2. The loadPage function does an Ajax Postback to load Data from the Server. We’ll see the server side code in a bit.

On Successful return, there are two scenarios to take care, one is the first time load when we navigate to the page. This is when the vm is null and we initialize it with an instance of our viewModel. Once initialized, we use KO to applying the data to the databound elements.

Note: You should NOT call applyBindings more than once.

The second scenario is when the loadPage method is called to load any other page of data. This maybe in response to the user click Next or Previous button, or in response to the change in Page Size. In this case, we simply update the pageData by first resetting it and next pushing the new data into it.

var loadPage = function (pageNumber, pageSize)
{

    $.ajax({
        url: "/TimeCard/Index?pageNumber="+pageNumber+ "&pageSize=" + pageSize,
        type: "POST",
        success: function (data)
        {
            if (vm == null)
            {
                vm = new viewModel(data);
                ko.applyBindings(vm);
                return data.Data.length;
            }
            else
            {
                vm.pageData(ko.observableArray());
                vm.pageData(ko.mapping.fromJS(data.Data));
                return data.Data.length;
            }
        }
    });
}


Deprecation Notice: The jqXHR.success(), jqXHR.error(), and jqXHR.complete() callbacks have been deprecated in jQuery 1.8. To prepare your code for their eventual removal, use jqXHR.done(), jqXHR.fail(), and jqXHR.always() instead.

3. The previousPage function checks if we are at the first page already. If not, it calculates the new page number and calls the loadPage method which gets data from the Server.

var previousPage = function (data)
{
    if (!vm.isFirstPage())
    {
        vm.currentPage(vm.currentPage() - 1);
        loadPage(vm.currentPage(), vm.pageSize());
    }
}


4. The nextPage function checks if we are at the last page already. If not, it calculates the new page number and calls the loadPage method which gets data from the Server.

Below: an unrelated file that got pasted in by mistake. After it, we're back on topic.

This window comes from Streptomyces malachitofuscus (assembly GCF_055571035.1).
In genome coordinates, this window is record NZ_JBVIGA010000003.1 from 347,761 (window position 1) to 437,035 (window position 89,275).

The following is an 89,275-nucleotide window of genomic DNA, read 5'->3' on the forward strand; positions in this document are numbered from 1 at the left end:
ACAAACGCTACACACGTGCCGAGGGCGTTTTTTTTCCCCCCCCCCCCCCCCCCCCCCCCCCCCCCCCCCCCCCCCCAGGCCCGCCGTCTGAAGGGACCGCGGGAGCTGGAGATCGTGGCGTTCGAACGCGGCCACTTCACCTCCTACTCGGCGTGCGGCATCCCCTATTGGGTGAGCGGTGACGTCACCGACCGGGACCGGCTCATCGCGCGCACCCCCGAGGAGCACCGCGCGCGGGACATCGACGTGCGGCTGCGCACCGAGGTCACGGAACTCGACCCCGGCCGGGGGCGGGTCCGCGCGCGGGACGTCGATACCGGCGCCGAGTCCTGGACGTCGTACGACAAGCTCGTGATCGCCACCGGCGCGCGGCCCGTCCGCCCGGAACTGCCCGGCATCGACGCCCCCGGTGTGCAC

var nextPage = function (data)
{
    if (!vm.isLastPage())
    {
        vm.currentPage(vm.currentPage() + 1);
        loadPage(vm.currentPage(), vm.pageSize());
    }
}


5. The pageSizeChanged function is called when the user selects a different value for number of lines per page. We check if the new value selected is the different from the value in pageSize property. If it is we update the VM, set the currentPage to 1 and call loadPage method to get data from the server.

var pageSizeChanged = function (data)
{
    if (vm.pageSize() != $("#rowsPerPage").val())
    {
        vm.pageSize($("#rowsPerPage").val());
        vm.currentPage(1);
        loadPage(vm.currentPage(), vm.pageSize());
    }
}

This completes the client side JavaScript required. Now let’s update the view so that it can bind to the view model correctly.

The Updated View

We update the Index.cshtml as follows.

The <tbody> is bound to the pageData array using the foreach binding. This implies everything in the <tbody> will be used by KO as a template for each object in the pageData() array. Each <td> is bound to the properties for each TimeCard. Also we have bound the href of the Edit/Details/Delete anchors such that the designation URL is created based on the Id of the TimeCard.

In the table footer we have a select with the id rowsPerPage and options of 5, 10, 15, 20 or 25 rows of data per page.

Finally we have two images using the jQuery UI’s Previous and Next image sprites.

<table>
<thead>
  <tr>
   <th>Subject</th>
   <th>Description</th>
   <th>Start Date</th>
   <th>End Date</th>
   <th></th>
  </tr>
</thead>
<tbody data-bind="foreach: pageData()">
  <tr>
   <td data-bind="text: Subject"></td>
   <td data-bind="text: Description"></td>
   <td data-bind="text: StartDate"></td>
   <td data-bind="text: EndDate"></td>
   <td>
    <a data-bind="attr: { href: '/TimeCard/Edit/' + Id() }">Edit</a>
    <a data-bind="attr: { href: '/TimeCard/Details/' + Id() }">Details</a>
    <a data-bind="attr: { href: '/TimeCard/Details/' + Id() }">Delete</a>
   </td>
  </tr>
</tbody>
<tfoot>
  <tr>
   <th>Page Size
    <select id="rowsPerPage">
     <option value="5" selected="selected">5</option>
     <option value="10">10</option>
     <option value="15">15</option>
     <option value="20">20</option>
    </select>
   </th>
   <td>
    <div style="float: left;">
     <img class="ui-icon ui-widget-content ui-icon-triangle-1-w" id="prevPageButton" title="Previous" />
    </div>
    <div style="float: left">
     <img class="ui-icon ui-widget-content ui-icon-triangle-1-e" id="nextPageButton" title="Next" />
    </div>
   </td>
   <td colspan="3"></td>
  </tr>
</tfoot>
</table>

@section Scripts{
    <script src="~/Scripts/knockout-2.2.1.debug.js"></script>
    <script src="~/Scripts/knockout.mapping-latest.debug.js"></script>
    <script src="~/Scripts/paged-datalist-client.js"></script>
    <script src="~/Scripts/paged-datalist-vm.js"></script>
    <script src="~/Scripts/knockout.bindings.date.js"></script>
}

At this point we can run the application but we have one gotcha to fix. Any guesses? The following screenshot should help.

dates-not-correct

Yesss… we have the hideous monstrosity that is MVC’s JSON dates. Well, luckily we already have a solution for this - JSON Dates are Different in ASP.NET MVC and Web API

So we quickly add another JavaScript file called knockout.databinding.date.js and paste the following script into it.